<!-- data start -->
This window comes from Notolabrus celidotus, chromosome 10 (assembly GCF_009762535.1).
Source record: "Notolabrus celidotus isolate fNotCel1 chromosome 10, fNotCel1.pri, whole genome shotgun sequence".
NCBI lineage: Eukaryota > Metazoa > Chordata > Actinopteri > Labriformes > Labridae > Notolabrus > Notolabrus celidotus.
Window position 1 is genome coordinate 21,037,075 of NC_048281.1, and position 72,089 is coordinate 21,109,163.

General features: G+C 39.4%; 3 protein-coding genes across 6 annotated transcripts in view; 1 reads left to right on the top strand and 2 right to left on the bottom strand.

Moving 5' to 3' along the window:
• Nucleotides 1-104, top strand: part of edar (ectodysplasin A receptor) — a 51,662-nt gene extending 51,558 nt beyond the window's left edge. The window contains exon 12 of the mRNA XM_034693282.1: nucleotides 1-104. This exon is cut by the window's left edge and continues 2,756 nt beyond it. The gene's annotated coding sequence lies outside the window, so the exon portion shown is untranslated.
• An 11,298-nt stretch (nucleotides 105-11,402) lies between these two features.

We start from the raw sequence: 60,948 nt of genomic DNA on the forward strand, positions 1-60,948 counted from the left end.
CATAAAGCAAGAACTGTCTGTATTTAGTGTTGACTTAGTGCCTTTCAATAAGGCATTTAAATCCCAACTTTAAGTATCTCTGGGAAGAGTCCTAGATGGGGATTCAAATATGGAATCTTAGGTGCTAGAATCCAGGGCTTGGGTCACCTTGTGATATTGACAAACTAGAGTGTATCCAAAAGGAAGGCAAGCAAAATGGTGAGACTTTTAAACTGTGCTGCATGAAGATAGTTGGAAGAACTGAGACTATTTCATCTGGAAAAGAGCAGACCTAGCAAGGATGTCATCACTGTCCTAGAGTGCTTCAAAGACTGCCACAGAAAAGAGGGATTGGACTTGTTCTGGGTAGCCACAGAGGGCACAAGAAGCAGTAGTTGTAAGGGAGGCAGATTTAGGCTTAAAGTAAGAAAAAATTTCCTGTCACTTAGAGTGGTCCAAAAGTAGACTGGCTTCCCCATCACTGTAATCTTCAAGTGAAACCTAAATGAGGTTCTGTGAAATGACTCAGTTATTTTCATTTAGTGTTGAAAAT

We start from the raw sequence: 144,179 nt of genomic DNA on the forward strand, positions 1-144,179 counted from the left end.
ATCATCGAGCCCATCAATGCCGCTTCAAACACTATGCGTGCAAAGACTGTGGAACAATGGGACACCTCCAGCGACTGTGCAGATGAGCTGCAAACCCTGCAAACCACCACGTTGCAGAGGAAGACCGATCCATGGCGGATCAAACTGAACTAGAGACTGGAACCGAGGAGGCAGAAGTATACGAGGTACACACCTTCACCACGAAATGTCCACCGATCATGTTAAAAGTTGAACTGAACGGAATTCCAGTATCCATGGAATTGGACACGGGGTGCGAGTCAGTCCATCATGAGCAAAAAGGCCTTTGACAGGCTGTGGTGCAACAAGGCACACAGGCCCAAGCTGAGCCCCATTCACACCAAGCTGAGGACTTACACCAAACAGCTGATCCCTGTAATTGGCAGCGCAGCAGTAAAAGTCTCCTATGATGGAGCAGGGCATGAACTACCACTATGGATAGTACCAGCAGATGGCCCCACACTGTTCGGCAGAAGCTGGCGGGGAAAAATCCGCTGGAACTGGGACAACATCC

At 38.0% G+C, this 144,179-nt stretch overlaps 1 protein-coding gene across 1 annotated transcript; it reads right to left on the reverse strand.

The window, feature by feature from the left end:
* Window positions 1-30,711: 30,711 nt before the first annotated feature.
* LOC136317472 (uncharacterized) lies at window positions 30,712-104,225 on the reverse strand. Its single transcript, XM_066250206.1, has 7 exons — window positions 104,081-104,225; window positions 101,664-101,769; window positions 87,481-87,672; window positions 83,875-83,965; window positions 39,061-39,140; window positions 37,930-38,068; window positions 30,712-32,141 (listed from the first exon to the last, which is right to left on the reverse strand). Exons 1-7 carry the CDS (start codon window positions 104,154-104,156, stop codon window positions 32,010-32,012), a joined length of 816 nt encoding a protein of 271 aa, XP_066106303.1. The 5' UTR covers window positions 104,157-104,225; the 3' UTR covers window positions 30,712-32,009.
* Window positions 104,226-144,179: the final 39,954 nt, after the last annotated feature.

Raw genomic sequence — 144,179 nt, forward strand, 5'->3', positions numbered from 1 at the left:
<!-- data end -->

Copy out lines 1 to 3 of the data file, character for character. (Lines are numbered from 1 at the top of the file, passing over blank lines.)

This window comes from Notolabrus celidotus, chromosome 10 (assembly GCF_009762535.1).
Source record: "Notolabrus celidotus isolate fNotCel1 chromosome 10, fNotCel1.pri, whole genome shotgun sequence".
NCBI lineage: Eukaryota > Metazoa > Chordata > Actinopteri > Labriformes > Labridae > Notolabrus > Notolabrus celidotus.